In a bid to incentivise the use of a range of renewable energy technologies to produce heat, the UK Government launched the Renewable Heat Incentive programme. The programme provides both non-domestic and domestic operations with a quarterly payments for reducing dependence on fossil fuels. Meeting the strict criteria to collect payments can be daunting for anaerobic digestion plant operators. To ease reporting, Ricardo Energy & Environment recently launched a tool for plant operators.
Renewable Heat Incentive (RHI) are an incentive set up by the UK Government, and administered by Ofgem, to promote the use of renewable heat generation. The use of renewable heat generation is part of the government’s wider strategy to reduce the country’s carbon emission in line with international norms – which aim at a limit of warming to less than 2 C. The RHI provides incentives for both commercial as well as domestic provisions of renewable heat generation. Generators of heat energy that meet a range of criteria, are eligible to receive quarterly payments for an extended period, reflecting “the amount of clean, green renewable heat it’s estimated their system produces.”
While the system provides incentive to implement a range of technologies to reduce GHG emissions, the practical monitoring side of the generation process is relatively complex. Those seeking to receive quarterly benefits, must also provide quarterly reports that their biofuels and bioliquids operations meet Renewable Energy Directive (RED) emissions levels.
In a bid to support anaerobic digestion, Ricardo Energy & Environment in collaboration with plant operators has developed a new emissions reporting tool. Plant operators producing biomethane for injection already calculate their GHG emissions (using the RED methodology) – which must not exceed 34.8g of CO2 per megajoule (MJ) of input material. The reporting tool by Ricardo Energy & Environment now provides a simple means to accurately report emissions in line with regulatory requirements. The tool seeks to reduce the risk of non-compliance to and non-payment of RHI-related transactions.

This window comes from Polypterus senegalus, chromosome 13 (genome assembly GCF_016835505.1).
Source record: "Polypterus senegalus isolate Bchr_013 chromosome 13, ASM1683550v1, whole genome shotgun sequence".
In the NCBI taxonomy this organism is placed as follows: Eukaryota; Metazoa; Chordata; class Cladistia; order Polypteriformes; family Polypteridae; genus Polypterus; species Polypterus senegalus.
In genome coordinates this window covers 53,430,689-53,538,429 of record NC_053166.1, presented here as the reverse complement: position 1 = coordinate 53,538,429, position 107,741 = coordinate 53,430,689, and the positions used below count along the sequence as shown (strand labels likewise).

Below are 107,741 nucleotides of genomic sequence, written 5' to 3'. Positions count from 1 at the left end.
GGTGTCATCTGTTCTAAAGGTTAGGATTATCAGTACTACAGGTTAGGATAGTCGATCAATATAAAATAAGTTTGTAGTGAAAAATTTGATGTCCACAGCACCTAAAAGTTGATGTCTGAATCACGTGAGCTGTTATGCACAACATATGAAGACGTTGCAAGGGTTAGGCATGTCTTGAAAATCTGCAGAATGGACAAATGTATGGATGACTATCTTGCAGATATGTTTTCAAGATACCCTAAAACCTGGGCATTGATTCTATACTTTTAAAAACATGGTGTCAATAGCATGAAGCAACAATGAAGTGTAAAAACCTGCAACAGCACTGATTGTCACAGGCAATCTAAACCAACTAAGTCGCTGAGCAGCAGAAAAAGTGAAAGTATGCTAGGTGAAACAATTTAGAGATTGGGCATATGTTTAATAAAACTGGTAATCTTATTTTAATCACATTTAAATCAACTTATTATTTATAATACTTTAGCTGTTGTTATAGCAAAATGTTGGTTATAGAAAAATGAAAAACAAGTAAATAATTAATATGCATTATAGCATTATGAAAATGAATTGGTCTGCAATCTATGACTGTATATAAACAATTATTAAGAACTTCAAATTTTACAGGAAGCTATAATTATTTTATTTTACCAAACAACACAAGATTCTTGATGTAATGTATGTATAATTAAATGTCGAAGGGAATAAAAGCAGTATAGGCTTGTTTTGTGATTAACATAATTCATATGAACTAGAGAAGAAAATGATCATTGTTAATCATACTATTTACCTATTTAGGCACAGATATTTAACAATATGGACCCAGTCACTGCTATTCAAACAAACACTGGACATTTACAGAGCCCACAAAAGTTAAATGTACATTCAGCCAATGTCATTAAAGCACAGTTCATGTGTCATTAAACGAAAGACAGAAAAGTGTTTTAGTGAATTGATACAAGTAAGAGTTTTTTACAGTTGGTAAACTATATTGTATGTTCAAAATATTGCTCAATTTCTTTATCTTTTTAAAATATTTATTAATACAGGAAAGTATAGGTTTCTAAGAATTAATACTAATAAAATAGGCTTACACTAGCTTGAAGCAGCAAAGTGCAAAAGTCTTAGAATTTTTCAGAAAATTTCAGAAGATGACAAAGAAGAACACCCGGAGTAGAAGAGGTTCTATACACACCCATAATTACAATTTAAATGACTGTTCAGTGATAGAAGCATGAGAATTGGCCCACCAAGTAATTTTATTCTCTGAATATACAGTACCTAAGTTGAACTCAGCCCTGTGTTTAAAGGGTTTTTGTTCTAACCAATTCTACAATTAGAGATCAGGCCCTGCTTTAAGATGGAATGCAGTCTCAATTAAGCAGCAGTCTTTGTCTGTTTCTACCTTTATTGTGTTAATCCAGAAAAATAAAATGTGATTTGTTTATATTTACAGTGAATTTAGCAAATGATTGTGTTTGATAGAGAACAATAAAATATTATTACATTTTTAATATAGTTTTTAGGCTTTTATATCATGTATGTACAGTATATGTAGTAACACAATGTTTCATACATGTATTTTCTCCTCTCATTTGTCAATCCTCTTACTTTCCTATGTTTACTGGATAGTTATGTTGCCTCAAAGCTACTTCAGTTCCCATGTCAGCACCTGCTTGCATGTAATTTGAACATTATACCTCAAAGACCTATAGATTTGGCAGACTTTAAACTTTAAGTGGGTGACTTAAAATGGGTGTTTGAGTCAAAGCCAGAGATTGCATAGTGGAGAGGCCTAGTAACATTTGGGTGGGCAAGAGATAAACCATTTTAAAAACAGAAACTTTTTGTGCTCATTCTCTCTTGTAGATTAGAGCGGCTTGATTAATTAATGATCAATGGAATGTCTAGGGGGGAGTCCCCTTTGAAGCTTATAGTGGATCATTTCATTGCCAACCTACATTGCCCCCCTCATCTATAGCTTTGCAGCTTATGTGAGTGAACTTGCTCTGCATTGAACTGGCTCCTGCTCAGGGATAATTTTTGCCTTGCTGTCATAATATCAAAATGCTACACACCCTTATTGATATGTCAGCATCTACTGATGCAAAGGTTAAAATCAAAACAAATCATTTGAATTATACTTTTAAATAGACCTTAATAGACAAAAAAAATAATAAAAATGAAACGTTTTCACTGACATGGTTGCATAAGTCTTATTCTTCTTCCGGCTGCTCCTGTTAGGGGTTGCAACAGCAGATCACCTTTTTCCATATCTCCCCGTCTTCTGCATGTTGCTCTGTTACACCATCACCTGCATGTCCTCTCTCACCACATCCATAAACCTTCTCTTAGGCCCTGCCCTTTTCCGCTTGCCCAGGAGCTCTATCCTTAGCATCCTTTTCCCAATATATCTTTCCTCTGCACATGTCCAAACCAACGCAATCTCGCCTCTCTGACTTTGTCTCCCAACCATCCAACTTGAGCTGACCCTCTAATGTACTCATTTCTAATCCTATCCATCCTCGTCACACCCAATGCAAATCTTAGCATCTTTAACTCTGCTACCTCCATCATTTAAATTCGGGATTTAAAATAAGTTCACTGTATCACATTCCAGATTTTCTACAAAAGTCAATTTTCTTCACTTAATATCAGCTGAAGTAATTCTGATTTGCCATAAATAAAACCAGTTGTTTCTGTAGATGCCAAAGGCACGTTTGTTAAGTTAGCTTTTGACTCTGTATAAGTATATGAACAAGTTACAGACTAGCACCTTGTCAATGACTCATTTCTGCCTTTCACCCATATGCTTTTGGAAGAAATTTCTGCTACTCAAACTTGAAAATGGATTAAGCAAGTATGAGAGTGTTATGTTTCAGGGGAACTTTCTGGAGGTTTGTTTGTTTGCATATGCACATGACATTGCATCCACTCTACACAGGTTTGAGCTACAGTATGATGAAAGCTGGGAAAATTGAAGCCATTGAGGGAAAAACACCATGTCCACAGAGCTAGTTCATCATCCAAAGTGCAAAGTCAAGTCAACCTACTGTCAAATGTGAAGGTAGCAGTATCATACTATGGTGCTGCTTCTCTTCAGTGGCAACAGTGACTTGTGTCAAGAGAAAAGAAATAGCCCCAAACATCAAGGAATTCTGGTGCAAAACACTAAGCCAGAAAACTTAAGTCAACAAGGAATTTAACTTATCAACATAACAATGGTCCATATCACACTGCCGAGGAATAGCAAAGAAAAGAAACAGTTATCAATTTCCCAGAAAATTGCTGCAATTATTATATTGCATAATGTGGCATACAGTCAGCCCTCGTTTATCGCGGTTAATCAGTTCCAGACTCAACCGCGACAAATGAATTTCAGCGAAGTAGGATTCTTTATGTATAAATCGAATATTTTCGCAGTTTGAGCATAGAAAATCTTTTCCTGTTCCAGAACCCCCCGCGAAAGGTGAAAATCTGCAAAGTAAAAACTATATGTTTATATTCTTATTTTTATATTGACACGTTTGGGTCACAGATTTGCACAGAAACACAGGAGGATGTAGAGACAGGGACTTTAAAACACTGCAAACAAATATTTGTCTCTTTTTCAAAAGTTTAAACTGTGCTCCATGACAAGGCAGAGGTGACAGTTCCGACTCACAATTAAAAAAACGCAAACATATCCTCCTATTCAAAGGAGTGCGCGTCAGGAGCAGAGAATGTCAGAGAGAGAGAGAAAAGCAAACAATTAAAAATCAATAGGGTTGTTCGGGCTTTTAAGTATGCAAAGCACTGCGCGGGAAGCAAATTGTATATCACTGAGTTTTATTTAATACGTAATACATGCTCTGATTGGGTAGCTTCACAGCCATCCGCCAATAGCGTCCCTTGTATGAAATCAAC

In terms of technical specifications, the reporting platform is able to make calculations using 10 different feedstocks for each consignment, allows eight specific fertilisers to be used, as well as featuring recently produced Defra direct emissions from inorganic fertilisers within the UK’s specific environment.
Paul Maryan, Managing Consultant at Ricardo Energy & Environment, remarks, “When it came to calculating GHG emissions under the new scheme many of our colleagues working in anaerobic digestion felt like they were banging their heads against a brick wall. That is what motivated our team to produce a GHG calculator that simplified the process. Following the success of the first model launched in 2015 our new updated model further reduces the time it takes to produce quarterly reports while ensuring plant operators are fully compliant with UK energy regulations.”
Earlier this year Ricardo was commissioned by the EC to deliver a sustainable transport tool.